More than nine in 10 people falsely believe that if a family member has had cancer, they have a greater than average chance of getting the disease themselves, a survey has found.
The poll of 1,000 people by charity Cancerbackup also found that a fifth of respondents mistakenly believed that around half of all cancers were hereditary. And 60% of people thought family history was the biggest risk factor, while just 15% were aware that it is in fact age.
The charity warned that people were often worrying unnecessarily about the risks of the disease running in their family. “Worrying about cancer can be very debilitating, and it is sad that people are not aware that very few cancers are caused by a known inherited genetic link,” said Dr Andrea Pithers, Cancerbackup’s genetic information manager.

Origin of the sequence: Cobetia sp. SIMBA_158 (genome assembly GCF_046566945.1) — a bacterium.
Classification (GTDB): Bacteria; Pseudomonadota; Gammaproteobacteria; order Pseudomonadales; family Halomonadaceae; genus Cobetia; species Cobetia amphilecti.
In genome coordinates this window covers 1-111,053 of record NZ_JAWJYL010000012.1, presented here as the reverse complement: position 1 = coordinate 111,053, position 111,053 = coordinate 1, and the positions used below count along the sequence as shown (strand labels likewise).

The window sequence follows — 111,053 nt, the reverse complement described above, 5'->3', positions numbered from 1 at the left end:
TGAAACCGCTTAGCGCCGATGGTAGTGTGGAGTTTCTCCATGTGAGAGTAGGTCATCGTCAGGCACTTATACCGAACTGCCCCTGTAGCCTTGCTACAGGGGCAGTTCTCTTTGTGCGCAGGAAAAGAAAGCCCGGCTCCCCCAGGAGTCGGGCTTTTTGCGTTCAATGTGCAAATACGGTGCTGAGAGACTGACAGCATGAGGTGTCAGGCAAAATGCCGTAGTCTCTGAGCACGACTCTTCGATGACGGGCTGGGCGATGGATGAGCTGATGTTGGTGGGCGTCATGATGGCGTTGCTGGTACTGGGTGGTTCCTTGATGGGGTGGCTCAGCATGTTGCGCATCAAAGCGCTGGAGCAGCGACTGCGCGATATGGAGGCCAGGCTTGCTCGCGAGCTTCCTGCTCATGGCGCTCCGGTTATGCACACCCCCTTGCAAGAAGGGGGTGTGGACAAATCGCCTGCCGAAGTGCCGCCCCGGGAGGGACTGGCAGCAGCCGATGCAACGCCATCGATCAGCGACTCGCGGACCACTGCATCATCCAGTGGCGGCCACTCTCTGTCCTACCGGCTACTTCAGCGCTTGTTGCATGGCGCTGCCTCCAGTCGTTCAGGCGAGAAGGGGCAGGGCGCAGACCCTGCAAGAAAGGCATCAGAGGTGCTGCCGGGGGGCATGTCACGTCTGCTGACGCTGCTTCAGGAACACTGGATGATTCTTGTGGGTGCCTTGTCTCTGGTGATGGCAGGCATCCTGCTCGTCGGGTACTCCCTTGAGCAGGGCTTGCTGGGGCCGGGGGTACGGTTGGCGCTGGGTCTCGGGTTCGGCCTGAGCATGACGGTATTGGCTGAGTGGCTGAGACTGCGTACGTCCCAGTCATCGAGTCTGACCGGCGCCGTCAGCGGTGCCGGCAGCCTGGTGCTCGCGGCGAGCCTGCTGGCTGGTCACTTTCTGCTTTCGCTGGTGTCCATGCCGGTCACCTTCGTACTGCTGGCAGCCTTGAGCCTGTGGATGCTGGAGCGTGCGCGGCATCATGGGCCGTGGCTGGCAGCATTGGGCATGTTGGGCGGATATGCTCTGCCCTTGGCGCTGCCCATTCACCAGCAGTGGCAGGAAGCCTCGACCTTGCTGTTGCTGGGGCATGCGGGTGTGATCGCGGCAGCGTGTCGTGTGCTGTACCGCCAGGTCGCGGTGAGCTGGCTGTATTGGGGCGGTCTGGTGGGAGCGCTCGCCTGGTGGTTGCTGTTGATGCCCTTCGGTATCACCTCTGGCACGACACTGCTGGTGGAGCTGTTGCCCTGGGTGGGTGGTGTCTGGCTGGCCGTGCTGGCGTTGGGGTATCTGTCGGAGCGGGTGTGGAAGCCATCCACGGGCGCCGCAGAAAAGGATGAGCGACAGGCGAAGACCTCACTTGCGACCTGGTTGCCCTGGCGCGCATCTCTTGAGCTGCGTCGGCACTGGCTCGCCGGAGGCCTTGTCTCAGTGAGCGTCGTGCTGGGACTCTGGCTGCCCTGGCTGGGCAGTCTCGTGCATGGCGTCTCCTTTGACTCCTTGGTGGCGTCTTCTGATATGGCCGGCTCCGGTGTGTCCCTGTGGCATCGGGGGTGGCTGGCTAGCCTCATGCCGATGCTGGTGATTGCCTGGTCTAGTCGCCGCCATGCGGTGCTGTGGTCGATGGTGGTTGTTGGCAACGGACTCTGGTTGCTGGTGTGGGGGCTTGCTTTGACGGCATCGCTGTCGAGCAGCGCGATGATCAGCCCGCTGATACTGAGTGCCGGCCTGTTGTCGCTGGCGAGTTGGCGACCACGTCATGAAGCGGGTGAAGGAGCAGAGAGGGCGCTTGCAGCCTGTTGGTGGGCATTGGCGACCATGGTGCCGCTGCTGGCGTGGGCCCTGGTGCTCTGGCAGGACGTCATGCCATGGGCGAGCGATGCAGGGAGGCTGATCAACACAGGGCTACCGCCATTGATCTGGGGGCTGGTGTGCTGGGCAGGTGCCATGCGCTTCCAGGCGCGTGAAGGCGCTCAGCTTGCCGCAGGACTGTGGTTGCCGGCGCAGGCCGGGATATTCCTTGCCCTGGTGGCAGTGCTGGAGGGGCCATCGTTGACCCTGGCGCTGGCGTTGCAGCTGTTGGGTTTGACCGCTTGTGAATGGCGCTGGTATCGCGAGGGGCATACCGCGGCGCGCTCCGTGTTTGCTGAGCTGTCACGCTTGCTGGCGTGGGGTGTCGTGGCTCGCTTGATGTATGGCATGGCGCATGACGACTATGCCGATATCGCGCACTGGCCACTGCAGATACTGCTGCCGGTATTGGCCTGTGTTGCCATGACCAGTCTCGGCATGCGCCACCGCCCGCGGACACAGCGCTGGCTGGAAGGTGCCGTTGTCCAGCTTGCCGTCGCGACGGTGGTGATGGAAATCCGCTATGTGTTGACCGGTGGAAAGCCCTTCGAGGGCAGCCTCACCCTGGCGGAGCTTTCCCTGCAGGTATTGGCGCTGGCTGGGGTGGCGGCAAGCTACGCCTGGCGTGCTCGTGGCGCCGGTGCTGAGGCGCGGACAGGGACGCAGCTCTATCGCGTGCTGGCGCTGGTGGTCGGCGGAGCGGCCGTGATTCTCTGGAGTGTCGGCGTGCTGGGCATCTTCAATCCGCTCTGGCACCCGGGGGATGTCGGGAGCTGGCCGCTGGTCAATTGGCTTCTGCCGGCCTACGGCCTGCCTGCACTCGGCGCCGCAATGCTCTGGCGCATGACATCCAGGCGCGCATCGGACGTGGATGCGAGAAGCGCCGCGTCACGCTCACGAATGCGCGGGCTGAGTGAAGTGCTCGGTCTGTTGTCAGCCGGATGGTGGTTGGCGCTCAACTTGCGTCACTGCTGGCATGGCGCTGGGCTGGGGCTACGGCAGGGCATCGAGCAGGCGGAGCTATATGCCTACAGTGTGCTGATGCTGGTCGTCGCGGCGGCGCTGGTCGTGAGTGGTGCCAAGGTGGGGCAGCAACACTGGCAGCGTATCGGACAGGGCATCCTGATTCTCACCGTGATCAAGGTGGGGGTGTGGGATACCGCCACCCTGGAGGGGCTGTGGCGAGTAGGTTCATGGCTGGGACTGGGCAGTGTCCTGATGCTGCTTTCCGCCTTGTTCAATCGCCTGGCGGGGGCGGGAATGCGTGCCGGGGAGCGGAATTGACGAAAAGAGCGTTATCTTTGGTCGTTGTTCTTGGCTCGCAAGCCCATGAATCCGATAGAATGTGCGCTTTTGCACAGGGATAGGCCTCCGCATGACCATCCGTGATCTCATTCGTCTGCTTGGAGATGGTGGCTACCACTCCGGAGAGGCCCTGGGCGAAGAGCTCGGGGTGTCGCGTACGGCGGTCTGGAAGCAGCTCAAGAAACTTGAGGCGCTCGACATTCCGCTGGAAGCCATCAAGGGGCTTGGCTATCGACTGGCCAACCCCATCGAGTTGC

The charity is running a campaign entitled What Now?, with the organisation Genes Reunited to highlight the issue.